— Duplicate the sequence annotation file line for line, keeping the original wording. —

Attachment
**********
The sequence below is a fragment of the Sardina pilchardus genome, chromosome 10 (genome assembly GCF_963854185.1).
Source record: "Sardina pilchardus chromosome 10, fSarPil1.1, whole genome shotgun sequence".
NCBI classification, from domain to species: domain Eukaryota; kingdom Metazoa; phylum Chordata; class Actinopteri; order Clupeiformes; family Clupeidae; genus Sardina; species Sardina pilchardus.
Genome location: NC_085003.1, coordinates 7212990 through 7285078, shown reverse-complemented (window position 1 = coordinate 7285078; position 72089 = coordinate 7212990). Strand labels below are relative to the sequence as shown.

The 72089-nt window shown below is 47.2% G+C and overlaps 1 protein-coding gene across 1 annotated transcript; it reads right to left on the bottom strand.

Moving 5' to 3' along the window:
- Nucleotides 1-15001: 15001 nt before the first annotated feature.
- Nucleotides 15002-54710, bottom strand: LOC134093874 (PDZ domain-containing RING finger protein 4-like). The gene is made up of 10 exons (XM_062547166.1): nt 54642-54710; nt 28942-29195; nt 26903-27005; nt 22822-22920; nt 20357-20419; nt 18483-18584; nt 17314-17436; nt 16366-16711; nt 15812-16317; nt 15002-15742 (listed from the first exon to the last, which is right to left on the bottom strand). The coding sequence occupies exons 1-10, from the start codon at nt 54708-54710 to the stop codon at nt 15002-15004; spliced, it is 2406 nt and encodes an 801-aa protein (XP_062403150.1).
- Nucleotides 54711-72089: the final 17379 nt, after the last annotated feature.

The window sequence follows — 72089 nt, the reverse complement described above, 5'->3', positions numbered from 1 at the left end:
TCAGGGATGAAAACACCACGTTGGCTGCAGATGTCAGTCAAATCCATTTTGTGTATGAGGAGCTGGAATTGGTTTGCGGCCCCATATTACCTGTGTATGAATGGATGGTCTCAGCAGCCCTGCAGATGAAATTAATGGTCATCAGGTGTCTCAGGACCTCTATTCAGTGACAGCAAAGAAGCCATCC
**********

The sequence below is a fragment of the Sardina pilchardus genome, chromosome 10 (genome assembly GCF_963854185.1).
Source record: "Sardina pilchardus chromosome 10, fSarPil1.1, whole genome shotgun sequence".
NCBI classification, from domain to species: domain Eukaryota; kingdom Metazoa; phylum Chordata; class Actinopteri; order Clupeiformes; family Clupeidae; genus Sardina; species Sardina pilchardus.
Genome location: NC_085003.1, coordinates 7212990 through 7285078, shown reverse-complemented (window position 1 = coordinate 7285078; position 72089 = coordinate 7212990). Strand labels below are relative to the sequence as shown.

The 72089-nt window shown below is 47.2% G+C and overlaps 1 protein-coding gene across 1 annotated transcript; it reads right to left on the bottom strand.

Moving 5' to 3' along the window:
- Nucleotides 1-15001: 15001 nt before the first annotated feature.
- Nucleotides 15002-54710, bottom strand: LOC134093874 (PDZ domain-containing RING finger protein 4-like). The gene is made up of 10 exons (XM_062547166.1): nt 54642-54710; nt 28942-29195; nt 26903-27005; nt 22822-22920; nt 20357-20419; nt 18483-18584; nt 17314-17436; nt 16366-16711; nt 15812-16317; nt 15002-15742 (listed from the first exon to the last, which is right to left on the bottom strand). The coding sequence occupies exons 1-10, from the start codon at nt 54708-54710 to the stop codon at nt 15002-15004; spliced, it is 2406 nt and encodes an 801-aa protein (XP_062403150.1).
- Nucleotides 54711-72089: the final 17379 nt, after the last annotated feature.

The window sequence follows — 72089 nt, the reverse complement described above, 5'->3', positions numbered from 1 at the left end:
TCAGGGATGAAAACACCACGTTGGCTGCAGATGTCAGTCAAATCCATTTTGTGTATGAGGAGCTGGAATTGGTTTGCGGCCCCATATTACCTGTGTATGAATGGATGGTCTCAGCAGCCCTGCAGATGAAATTAATGGTCATCAGGTGTCTCAGGACCTCTATTCAGTGACAGCAAAGAAGCCATCC